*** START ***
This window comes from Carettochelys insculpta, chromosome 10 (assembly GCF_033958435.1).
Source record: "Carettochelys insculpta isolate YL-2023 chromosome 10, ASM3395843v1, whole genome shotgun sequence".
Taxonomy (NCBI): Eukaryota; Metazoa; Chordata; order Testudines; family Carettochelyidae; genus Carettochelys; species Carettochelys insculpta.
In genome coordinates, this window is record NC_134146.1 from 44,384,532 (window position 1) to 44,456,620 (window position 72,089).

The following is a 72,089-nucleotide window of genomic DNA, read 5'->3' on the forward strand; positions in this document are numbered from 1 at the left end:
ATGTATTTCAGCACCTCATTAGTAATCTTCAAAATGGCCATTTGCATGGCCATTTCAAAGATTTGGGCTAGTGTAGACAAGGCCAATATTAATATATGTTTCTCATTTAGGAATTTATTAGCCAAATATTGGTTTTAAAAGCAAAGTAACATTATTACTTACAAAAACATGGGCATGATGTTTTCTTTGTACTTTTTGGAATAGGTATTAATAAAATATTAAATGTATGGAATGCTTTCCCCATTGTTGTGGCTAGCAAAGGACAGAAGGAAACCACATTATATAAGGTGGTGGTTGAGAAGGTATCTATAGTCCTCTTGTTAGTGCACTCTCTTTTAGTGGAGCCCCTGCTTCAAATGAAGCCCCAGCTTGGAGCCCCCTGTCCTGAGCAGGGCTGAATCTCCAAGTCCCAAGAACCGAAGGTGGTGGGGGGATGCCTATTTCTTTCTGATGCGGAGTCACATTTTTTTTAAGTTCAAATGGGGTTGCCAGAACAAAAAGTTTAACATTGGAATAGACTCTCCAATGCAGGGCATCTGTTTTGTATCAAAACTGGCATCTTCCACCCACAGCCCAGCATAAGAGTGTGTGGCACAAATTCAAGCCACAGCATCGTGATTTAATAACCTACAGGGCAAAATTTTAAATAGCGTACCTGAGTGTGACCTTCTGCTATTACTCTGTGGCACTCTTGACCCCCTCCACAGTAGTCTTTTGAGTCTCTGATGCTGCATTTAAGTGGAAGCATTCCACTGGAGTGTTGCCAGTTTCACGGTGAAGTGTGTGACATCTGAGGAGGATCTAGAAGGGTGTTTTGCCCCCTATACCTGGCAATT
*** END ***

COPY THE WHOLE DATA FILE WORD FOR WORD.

This window comes from Carettochelys insculpta, chromosome 10 (assembly GCF_033958435.1).
Source record: "Carettochelys insculpta isolate YL-2023 chromosome 10, ASM3395843v1, whole genome shotgun sequence".
Taxonomy (NCBI): Eukaryota; Metazoa; Chordata; order Testudines; family Carettochelyidae; genus Carettochelys; species Carettochelys insculpta.
In genome coordinates, this window is record NC_134146.1 from 44,384,532 (window position 1) to 44,456,620 (window position 72,089).

The following is a 72,089-nucleotide window of genomic DNA, read 5'->3' on the forward strand; positions in this document are numbered from 1 at the left end:
ATGTATTTCAGCACCTCATTAGTAATCTTCAAAATGGCCATTTGCATGGCCATTTCAAAGATTTGGGCTAGTGTAGACAAGGCCAATATTAATATATGTTTCTCATTTAGGAATTTATTAGCCAAATATTGGTTTTAAAAGCAAAGTAACATTATTACTTACAAAAACATGGGCATGATGTTTTCTTTGTACTTTTTGGAATAGGTATTAATAAAATATTAAATGTATGGAATGCTTTCCCCATTGTTGTGGCTAGCAAAGGACAGAAGGAAACCACATTATATAAGGTGGTGGTTGAGAAGGTATCTATAGTCCTCTTGTTAGTGCACTCTCTTTTAGTGGAGCCCCTGCTTCAAATGAAGCCCCAGCTTGGAGCCCCCTGTCCTGAGCAGGGCTGAATCTCCAAGTCCCAAGAACCGAAGGTGGTGGGGGGATGCCTATTTCTTTCTGATGCGGAGTCACATTTTTTTTAAGTTCAAATGGGGTTGCCAGAACAAAAAGTTTAACATTGGAATAGACTCTCCAATGCAGGGCATCTGTTTTGTATCAAAACTGGCATCTTCCACCCACAGCCCAGCATAAGAGTGTGTGGCACAAATTCAAGCCACAGCATCGTGATTTAATAACCTACAGGGCAAAATTTTAAATAGCGTACCTGAGTGTGACCTTCTGCTATTACTCTGTGGCACTCTTGACCCCCTCCACAGTAGTCTTTTGAGTCTCTGATGCTGCATTTAAGTGGAAGCATTCCACTGGAGTGTTGCCAGTTTCACGGTGAAGTGTGTGACATCTGAGGAGGATCTAGAAGGGTGTTTTGCCCCCTATACCTGGCAATT